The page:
This book was, other than my one slight beef with it, quite stunning, and I’m glad I’ve seen it advertised and reviewed positively so often—because it wasn’t so easy to find books like this when I was younger. And if more teens see and pick up books like this, then I’m really hopeful about the future of young adult.
But I still wish that we were doing even better. I want us to get to the point in young adult books that we’re slowly getting to with television, where queer characters can just exist and while their stories and romances can be totally important, their plots don’t have to just be about their queerness. (I’d also like for them not to die more often in both mediums, but that’ s another story.) That’s part of what made this book so triumphant; while queerness was an aspect of character that was dealt with in poignant and real ways, there were also friendships, family relationships, talents, ambitions, and other parts of character—because us queer kids have lives outside of our sexuality, too.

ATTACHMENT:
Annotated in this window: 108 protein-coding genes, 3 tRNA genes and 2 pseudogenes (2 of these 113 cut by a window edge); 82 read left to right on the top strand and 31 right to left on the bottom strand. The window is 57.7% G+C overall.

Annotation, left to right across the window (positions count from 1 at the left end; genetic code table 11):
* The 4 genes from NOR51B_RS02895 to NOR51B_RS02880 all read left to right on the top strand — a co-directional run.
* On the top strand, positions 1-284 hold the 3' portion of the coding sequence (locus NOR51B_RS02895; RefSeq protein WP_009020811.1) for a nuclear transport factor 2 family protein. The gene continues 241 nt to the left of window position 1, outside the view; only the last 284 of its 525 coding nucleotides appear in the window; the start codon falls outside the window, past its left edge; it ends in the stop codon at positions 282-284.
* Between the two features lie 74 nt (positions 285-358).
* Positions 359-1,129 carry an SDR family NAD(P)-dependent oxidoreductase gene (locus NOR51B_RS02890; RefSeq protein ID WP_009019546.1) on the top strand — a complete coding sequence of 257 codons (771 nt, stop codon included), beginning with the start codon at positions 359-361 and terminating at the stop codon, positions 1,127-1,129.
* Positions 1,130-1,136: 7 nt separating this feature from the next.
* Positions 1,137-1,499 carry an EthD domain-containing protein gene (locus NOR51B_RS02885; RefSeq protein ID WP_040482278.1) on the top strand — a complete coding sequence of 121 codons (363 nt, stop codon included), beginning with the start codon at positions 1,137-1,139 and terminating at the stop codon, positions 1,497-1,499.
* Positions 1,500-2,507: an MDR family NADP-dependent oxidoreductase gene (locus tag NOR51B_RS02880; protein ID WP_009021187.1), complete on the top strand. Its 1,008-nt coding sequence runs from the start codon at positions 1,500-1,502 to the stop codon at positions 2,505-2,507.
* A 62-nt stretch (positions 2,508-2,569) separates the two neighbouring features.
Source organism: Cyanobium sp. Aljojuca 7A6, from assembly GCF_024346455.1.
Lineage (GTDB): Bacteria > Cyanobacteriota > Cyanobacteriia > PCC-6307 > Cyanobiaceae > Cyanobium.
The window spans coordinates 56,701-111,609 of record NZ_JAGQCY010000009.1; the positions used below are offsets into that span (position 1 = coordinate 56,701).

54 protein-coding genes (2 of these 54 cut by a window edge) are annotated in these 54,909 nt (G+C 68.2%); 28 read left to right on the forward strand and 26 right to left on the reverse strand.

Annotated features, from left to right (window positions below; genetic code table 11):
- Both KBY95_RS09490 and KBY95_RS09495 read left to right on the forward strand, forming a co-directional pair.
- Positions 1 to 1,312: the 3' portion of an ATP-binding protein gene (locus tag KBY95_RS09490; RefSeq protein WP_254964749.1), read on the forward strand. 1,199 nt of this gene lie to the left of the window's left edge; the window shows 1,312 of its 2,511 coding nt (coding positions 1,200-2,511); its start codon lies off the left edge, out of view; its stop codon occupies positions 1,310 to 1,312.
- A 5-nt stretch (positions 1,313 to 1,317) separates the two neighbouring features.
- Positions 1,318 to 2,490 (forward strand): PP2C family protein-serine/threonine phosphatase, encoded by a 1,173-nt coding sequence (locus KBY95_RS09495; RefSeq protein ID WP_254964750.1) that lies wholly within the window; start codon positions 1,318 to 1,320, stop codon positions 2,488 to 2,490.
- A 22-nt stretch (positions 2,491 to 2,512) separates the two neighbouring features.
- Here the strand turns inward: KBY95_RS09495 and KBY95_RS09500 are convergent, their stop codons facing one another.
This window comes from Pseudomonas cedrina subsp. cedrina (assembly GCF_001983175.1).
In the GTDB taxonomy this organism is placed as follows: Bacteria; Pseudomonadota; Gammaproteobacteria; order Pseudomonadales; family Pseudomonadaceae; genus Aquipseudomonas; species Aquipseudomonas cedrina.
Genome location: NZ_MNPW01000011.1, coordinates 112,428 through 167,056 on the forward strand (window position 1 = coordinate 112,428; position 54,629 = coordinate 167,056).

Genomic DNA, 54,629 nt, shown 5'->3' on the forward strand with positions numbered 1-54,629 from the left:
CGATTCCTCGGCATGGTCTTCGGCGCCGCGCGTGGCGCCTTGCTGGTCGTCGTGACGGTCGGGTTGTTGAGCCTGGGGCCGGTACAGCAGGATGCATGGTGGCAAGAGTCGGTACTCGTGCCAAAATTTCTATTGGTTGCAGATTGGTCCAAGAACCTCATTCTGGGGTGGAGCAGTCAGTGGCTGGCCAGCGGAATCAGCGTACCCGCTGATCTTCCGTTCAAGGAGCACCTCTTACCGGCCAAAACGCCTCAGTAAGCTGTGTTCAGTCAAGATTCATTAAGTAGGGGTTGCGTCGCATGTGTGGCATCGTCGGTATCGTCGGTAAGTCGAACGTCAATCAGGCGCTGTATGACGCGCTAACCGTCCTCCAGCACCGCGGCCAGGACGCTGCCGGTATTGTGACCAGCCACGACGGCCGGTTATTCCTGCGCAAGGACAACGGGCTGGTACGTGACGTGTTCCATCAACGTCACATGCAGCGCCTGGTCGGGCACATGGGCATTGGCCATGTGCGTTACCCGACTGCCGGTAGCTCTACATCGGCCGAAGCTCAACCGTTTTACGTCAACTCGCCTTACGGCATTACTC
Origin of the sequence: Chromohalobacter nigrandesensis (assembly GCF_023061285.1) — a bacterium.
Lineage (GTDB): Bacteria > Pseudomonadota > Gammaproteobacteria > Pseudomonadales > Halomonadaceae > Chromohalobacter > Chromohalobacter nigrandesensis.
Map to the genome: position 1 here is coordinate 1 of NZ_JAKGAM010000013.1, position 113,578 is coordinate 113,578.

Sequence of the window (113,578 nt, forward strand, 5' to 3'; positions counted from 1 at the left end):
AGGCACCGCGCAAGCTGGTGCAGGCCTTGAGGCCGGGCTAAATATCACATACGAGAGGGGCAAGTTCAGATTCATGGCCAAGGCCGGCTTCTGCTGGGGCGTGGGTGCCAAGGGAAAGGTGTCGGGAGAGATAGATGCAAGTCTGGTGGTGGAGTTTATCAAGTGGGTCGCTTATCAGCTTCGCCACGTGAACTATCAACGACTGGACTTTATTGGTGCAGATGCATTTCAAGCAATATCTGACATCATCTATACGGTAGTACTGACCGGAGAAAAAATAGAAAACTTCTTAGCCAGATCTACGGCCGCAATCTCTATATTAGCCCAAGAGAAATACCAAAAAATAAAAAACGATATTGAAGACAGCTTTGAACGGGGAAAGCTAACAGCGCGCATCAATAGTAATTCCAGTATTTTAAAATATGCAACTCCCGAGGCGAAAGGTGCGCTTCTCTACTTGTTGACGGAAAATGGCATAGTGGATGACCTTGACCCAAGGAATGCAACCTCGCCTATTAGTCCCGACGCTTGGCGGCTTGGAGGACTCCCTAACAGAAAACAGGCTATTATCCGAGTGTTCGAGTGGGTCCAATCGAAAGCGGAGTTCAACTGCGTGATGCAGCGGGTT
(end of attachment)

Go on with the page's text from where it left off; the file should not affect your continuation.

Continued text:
(Whereas in The Mortal Instruments, for example, we do get a gay character in Alec, but other than being gay, Alec is basically a cardboard cutout. Oddly enough, I think he’s a bit better in the show version—but more on that another day.)
Anyway: Aristotle and Dante Discover the Secrets of the Universe is great, and I would recommend it. But I still want to see some young adult bisexual protagonists and some non-binary love interests and some snarky ace mentors and some love triangles busted up with polyamory in books about time travel or magical kingdoms at war or future dystopias. I can dream, right?